On Thursday, Mike rolled out our long list of reliever rankings which included many familiar names from seasons past, some of them dating back to the 90’s. But there are some new arms vying for the fireman role this season and some of them have tremendous promise.
The veteran of this group, Thornton was once so bad that he was actually flipped for Joe Borchard. Since then, he has developed into one of the best relievers in the game, and he is currently locked in a Spring Training battle (or Ozzie Guillen coin-flipping contest) with Chris Sale for the closers gig. Most observers give the inside track to Thornton, but as Mike Axisa pointed out in the comments section of the rankings, between the two, Sale received more opportunity to close late last season.
Thornton’s repertoire is pretty simple: throw really hard. In 2007, he was throwing 79.7% fastballs, trying to mix in an underwhelming slider the rest of the time. Today, it’s 90% fastballs, and since 2007 they in fact have only become faster, and along with that trend has gone his K/9 which has risen each year to a career peak of 12.02% in 2010.
Much of his value is going to be tied up in whether or not the White Sox decide to give him the closer role outright. At this point, it sounds like Guillen is quite serious about using a committee approach, which would certainly give Thornton opportunities to close, but obviously limit the number of saves you could count on. However, give Thornton 70 innings and he’s likely to give you 90 strikeouts to go along with an ERA south of 3 and a WHIP that flirts with sub 1.00.
My guess is they enter the season with a committee plan, but it will be evident early on that Thornton is Guillen’s preference. With an average ADP across Yahoo/ESPN/MDC of 190, he’ll have a lot of value even if he only saves 20 games.
Another flamethrower in a battle for the closer role is Craig Kimbrel, whose 2010 stats in 20 IP were so silly looking they looked like typos (0.44 ERA, 17.42 K/9). News in Atlanta is that he’s sharing the closing duties with Jonny Venters, which brings back memories of the two headed monster of Mike Gonzalez and Rafael Soriano. But while Venters has excellent stuff, it’s not quite as explosive as Kimbrel’s, and if Kimbrel can manage to demonstrate that his control is better than the near 7 BB/9 rate he posted in 2010, look for Venters to be used in a role similar to Thornton’s in 2010 by May.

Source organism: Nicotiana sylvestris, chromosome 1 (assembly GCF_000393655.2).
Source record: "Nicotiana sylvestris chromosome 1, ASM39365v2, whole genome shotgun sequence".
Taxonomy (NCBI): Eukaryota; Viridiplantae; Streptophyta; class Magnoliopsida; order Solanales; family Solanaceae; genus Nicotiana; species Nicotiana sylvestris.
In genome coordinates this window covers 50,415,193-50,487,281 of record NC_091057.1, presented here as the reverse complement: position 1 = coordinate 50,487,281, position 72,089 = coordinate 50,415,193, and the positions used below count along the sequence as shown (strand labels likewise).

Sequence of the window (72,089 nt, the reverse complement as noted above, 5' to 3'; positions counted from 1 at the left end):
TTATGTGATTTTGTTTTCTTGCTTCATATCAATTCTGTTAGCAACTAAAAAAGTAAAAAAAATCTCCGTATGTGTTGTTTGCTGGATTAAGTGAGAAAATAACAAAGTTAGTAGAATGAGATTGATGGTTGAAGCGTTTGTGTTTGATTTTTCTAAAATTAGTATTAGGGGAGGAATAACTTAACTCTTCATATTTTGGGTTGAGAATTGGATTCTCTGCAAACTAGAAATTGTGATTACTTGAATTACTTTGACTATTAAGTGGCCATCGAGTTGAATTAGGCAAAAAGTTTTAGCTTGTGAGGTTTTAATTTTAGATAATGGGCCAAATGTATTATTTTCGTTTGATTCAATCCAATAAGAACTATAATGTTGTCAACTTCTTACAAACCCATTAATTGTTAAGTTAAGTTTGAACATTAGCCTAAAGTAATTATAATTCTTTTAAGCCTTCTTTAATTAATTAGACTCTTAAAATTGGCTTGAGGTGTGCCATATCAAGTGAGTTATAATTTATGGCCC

While Kimbrel probably won’t maintain a strikeout rate of 17.42, in just over 150 innings of minor league work, he did have a K/9 rate of 14.4, so he’s been missing bats for a while now. And for kicks, watch what he does to Cody Ross here. Kimbrel is of the Carlos Marmol mold where you’ve got to have a Costco-sized barrel of antacids handy to tolerate the occasional tight-wire act, but when they’re good, they’re practically unhittable.
Even if the committee approach sticks, due to the preponderance of right handed bats, we could expect Kimbrel to get the majority of save chances as Soriano did in a similar lefty/righty platoon. For context, Soriano got 27 saves that year, and it might be fair to expect Kimbrel to do the same even in a shared role. Kimbrel’s combined ADP is about 214, with Yahoo and ESPN registering in the 180’s, so it’s possible both he and Thornton will be leaving the board in the same round. While his WHIP might not get you excited, 100 K’s in 60 innings might, and if you toss in 25+ saves, you’ve got yourself a bargain.
Storen is the only one of this group with job security headed into Spring as the closer of the Washington Nationals. His strikeouts aren’t as sexy as Kimbrel or Thornton, but he should stick somewhere around 8 K/9, which ain’t complaining material. He’s got a good fastball, which averaged 94.4 mph in 2010, but he compliments it with a vicious slider and very good curve, so he has a deeper arsenal than most two-pitch stoppers (or, one if you’re Thornton).
The big knock on Storen is the notion that he’s going to have limited save opportunities because he plays for a Nationals team that might not be challenging for the pennant right away. You’ve probably seen this piece over at Beyond the Box Score that delivers credibility to such an idea, but even the good fans of Fangraphs put the Nationals at 74 wins, which ought to provide enough chances to keep his output relevant at the very least.
Storen’s combined ADP is right in line with our other two risers at about 180. If you’re risk averse and you don’t like the committee possibility, Storen is a guy that could give you very respectable, if unspectacular, contributions in ERA, K’s, and Saves very much on the cheap.
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